OHSU Braces for Less Research Funding, Flattened Spending, Leveled-Off Tuition
July 1, 2013 – Oregon Health & Science University's Board of Directors approved a budget last week that calls for an operating income of $60 million in fiscal year 2013, touting a financial strategy that will emphasize non-governmental sources of scientific research funding, continue a hiring freeze for non-clinical positions and targets slowed healthcare spending in connection with federal and state reforms.
Chief Financial Officer Lawrence Furnstahl said the budget takes into account a 2 percent cut in Medicaid spending, an 8 percent cut in funds from the National Institutes of Health (which funds research at OHSU) and the fact that nationwide, healthcare spending grew by only 4 percent last year – its slowest growth in 40 years.
“We're trying to get lift on a plane to clear these mountains as we move forward against this downdraft of national spending,” Furnstahl said.
Provost Jeanette Mladenovic, during a separate presentation on OHSU student indebtedness, announced what the university is calling a “tuition promise”: starting next year, students in clinical programs will pay the rate of tuition that was advertised when they were admitted. In addition, the board approved a tuition increase of just 2.5 percent for the coming fiscal year – where historically, the school's tuition increases have averaged closer to 4 percent.
“Among public US medical schools we are ranked third most high tuition,” Mladenovic said. “You may think that's horrific as we all do but it's not so long ago that we were number one.” The average graduate of the OHSU School of Medicine is just under $200,000 in debt upon graduation, compared to the median rate; graduates of the School of Dentistry have the fourth highest rate of indebtedness, where graduates of the School of Nursing graduate with a debt that's comparable to the national median for nursing graduates, though lower than debt loads faced by students elsewhere in the Northwest.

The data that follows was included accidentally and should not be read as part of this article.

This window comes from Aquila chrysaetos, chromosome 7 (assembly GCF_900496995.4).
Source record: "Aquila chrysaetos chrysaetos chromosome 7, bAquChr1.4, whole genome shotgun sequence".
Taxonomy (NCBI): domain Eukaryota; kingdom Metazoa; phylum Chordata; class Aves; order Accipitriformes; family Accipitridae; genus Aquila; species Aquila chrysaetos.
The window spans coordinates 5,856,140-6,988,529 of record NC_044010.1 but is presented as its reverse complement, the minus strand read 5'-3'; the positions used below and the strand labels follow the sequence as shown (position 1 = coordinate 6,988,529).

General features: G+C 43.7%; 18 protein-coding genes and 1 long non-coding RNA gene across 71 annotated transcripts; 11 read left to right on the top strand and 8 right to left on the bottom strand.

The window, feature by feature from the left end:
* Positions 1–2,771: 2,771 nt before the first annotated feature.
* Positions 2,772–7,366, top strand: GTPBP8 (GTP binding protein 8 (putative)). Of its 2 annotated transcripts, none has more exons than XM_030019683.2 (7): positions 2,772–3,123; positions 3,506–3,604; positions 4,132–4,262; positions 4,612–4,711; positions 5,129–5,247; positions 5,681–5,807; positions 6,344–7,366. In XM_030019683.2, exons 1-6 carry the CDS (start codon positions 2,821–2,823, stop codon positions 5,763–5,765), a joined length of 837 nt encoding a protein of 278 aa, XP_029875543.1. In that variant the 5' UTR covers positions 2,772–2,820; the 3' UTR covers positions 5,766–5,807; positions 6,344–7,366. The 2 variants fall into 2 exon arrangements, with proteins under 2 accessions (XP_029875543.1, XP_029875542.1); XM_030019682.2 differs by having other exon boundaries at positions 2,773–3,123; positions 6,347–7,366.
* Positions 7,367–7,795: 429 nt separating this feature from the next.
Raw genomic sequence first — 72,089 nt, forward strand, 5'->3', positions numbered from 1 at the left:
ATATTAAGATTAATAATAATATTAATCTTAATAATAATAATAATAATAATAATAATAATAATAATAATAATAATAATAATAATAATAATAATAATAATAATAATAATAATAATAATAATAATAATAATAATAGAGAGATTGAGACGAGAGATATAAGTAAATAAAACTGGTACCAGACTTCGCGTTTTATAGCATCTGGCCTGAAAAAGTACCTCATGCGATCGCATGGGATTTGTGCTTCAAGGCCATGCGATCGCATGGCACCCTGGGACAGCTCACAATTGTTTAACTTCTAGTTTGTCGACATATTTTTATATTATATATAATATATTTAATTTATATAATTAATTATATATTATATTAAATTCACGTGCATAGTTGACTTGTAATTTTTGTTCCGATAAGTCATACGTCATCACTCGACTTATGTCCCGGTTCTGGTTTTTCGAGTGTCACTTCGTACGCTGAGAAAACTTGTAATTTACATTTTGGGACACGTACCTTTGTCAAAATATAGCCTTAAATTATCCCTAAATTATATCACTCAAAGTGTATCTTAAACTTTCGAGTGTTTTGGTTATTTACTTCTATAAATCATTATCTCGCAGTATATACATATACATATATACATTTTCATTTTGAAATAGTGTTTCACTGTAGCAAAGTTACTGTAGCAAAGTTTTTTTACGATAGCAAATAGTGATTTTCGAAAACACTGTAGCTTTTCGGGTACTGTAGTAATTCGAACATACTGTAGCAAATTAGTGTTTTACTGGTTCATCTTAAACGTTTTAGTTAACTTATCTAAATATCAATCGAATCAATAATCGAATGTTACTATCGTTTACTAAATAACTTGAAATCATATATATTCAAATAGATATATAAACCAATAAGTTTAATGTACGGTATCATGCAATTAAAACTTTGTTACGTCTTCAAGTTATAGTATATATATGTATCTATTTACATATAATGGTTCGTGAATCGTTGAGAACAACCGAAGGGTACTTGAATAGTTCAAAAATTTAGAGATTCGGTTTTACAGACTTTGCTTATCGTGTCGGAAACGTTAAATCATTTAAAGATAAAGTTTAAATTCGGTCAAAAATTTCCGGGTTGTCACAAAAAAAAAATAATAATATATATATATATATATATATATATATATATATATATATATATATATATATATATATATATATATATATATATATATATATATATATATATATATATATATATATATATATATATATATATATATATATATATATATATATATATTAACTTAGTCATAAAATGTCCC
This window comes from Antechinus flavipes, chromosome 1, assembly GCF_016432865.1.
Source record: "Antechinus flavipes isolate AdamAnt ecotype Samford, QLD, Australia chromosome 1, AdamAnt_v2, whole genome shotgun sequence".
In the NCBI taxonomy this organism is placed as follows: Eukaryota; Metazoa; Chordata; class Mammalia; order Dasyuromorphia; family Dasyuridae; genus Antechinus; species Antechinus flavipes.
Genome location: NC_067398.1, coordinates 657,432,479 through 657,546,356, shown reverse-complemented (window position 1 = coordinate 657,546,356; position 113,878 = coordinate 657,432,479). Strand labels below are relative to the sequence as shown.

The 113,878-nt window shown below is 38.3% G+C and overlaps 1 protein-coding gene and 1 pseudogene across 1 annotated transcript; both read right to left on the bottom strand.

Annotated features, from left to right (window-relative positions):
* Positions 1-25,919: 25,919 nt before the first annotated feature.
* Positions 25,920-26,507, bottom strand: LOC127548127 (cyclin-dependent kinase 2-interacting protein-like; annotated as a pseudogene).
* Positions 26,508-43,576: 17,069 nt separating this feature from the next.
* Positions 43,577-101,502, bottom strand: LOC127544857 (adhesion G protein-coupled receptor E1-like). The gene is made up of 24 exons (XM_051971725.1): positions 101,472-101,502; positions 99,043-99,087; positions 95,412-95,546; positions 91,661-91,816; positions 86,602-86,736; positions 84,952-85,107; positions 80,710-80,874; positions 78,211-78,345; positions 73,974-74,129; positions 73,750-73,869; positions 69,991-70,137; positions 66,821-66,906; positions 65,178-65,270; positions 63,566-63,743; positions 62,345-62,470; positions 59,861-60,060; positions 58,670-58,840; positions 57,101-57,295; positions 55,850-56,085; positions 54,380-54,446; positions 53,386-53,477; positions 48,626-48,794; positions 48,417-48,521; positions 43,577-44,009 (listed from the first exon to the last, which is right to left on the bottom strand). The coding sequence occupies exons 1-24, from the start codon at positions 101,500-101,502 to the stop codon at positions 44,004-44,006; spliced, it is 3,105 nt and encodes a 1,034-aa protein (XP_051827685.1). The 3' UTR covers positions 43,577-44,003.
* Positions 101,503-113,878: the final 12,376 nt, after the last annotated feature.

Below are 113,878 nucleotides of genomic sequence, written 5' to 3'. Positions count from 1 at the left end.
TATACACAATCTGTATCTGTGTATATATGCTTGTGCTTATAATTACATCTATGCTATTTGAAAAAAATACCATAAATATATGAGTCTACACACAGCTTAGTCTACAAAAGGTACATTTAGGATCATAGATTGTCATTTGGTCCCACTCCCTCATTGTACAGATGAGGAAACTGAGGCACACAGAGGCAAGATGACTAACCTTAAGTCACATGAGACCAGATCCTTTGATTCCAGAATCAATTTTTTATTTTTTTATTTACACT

One problem with the high rate of indebtedness is that it may keep students from choosing less-lucrative career tracks like family medicine, Mladenovic said, and make them more likely to focus on “high-tech, high-reward” medical specializations. That point has been disputed by the American Association of Medical Colleges, which says doctors report other factors are more likely to lead them to specialize.
Still, that association, along with stakeholders like Mladenovic, are concerned that high student indebtedness creates a barrier for students with less advantageous backgrounds who want to enter the healing professions.
“We also tend to propagate the kind of student who can manage that debt,” Mladenovic said, noting that graduates from more affluent backgrounds have families that can assist them in managing their debt uring their first years out of medical, dental or nursing school, where students from less advantageous backgrounds lack that cushion, and, she noted, some may have too much unmanaged consumer or undergraduate debt to even consider taking on more. “That is not what we need for our future work force.”
Mladenovic also mentioned the Healthy Scholars Program, created by the Legislature this year. The school is touting Healthy Scholars not just as a debt forgiveness program for doctors with an interest in practicing in rural communities, but one that actively recruits students at high schools and undergraduate schools who come from rural communities and have an interest in science or health careers – what OHSU President Dr. Joe Robertson called a “three-legged stool of personal opportunity.”
“It's an important factor, but [the tuition cap] alone will not solve the problem,” he said.
The board also heard a presentation on OHSU's Diversity Action Plan. Dr. Norwood Knight-Richardson, OHSU's chief diversity officer, said the plan includes five goals – increasing recruitment, strengthening retention, improving inclusion, building community partnerships and creating benchmarks for excellence – but is intended to be flexible, with the idea that different departments will use it as a template to create their own tailored diversity action plans.
Recruiting minority students is a challenge, Knight-Richardson said, adding that when he was an admissions officer at the medical school, “I spent many an awkward meeting talking about how to talk around the issue of a student's minority status.” But recruiting diverse faculty and ensuring minorities have the opportunity to advance into management are bigger problems, he said.
“You can have successful programs in bringing people but how do you actually repay them and maximize their potential?” Knight-Richardson said. “Inclusion is an important part of what we have to do here beyond recruitment.”
Christen McCurdy can be reached at [email protected].